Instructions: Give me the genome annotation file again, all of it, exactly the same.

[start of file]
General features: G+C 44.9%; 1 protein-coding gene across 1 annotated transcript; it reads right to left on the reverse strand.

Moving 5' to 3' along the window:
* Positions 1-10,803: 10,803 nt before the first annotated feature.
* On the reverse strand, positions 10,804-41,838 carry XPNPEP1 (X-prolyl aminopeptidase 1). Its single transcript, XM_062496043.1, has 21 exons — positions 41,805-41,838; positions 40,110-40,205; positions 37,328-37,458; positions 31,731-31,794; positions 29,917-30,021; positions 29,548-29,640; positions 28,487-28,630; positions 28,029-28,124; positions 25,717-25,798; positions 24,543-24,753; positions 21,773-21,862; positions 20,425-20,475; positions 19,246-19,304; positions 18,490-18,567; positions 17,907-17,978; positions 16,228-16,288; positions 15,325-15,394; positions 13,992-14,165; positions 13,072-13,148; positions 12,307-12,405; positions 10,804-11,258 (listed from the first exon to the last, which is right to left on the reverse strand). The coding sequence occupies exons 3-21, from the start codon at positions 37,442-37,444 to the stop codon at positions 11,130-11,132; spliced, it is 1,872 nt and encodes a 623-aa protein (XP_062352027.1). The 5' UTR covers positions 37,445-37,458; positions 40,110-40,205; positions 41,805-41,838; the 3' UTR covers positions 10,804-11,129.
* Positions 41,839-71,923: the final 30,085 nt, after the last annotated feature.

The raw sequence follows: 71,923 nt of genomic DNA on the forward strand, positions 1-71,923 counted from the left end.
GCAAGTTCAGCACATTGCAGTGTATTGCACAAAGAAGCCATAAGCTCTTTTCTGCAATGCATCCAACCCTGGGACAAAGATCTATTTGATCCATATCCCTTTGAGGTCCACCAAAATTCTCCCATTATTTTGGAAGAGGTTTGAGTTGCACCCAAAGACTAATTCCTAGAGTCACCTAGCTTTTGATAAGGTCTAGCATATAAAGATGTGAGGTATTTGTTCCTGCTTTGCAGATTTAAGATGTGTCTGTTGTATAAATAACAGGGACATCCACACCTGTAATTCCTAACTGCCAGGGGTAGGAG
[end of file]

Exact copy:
General features: G+C 44.9%; 1 protein-coding gene across 1 annotated transcript; it reads right to left on the reverse strand.

Moving 5' to 3' along the window:
* Positions 1-10,803: 10,803 nt before the first annotated feature.
* On the reverse strand, positions 10,804-41,838 carry XPNPEP1 (X-prolyl aminopeptidase 1). Its single transcript, XM_062496043.1, has 21 exons — positions 41,805-41,838; positions 40,110-40,205; positions 37,328-37,458; positions 31,731-31,794; positions 29,917-30,021; positions 29,548-29,640; positions 28,487-28,630; positions 28,029-28,124; positions 25,717-25,798; positions 24,543-24,753; positions 21,773-21,862; positions 20,425-20,475; positions 19,246-19,304; positions 18,490-18,567; positions 17,907-17,978; positions 16,228-16,288; positions 15,325-15,394; positions 13,992-14,165; positions 13,072-13,148; positions 12,307-12,405; positions 10,804-11,258 (listed from the first exon to the last, which is right to left on the reverse strand). The coding sequence occupies exons 3-21, from the start codon at positions 37,442-37,444 to the stop codon at positions 11,130-11,132; spliced, it is 1,872 nt and encodes a 623-aa protein (XP_062352027.1). The 5' UTR covers positions 37,445-37,458; positions 40,110-40,205; positions 41,805-41,838; the 3' UTR covers positions 10,804-11,129.
* Positions 41,839-71,923: the final 30,085 nt, after the last annotated feature.

The raw sequence follows: 71,923 nt of genomic DNA on the forward strand, positions 1-71,923 counted from the left end.
GCAAGTTCAGCACATTGCAGTGTATTGCACAAAGAAGCCATAAGCTCTTTTCTGCAATGCATCCAACCCTGGGACAAAGATCTATTTGATCCATATCCCTTTGAGGTCCACCAAAATTCTCCCATTATTTTGGAAGAGGTTTGAGTTGCACCCAAAGACTAATTCCTAGAGTCACCTAGCTTTTGATAAGGTCTAGCATATAAAGATGTGAGGTATTTGTTCCTGCTTTGCAGATTTAAGATGTGTCTGTTGTATAAATAACAGGGACATCCACACCTGTAATTCCTAACTGCCAGGGGTAGGAG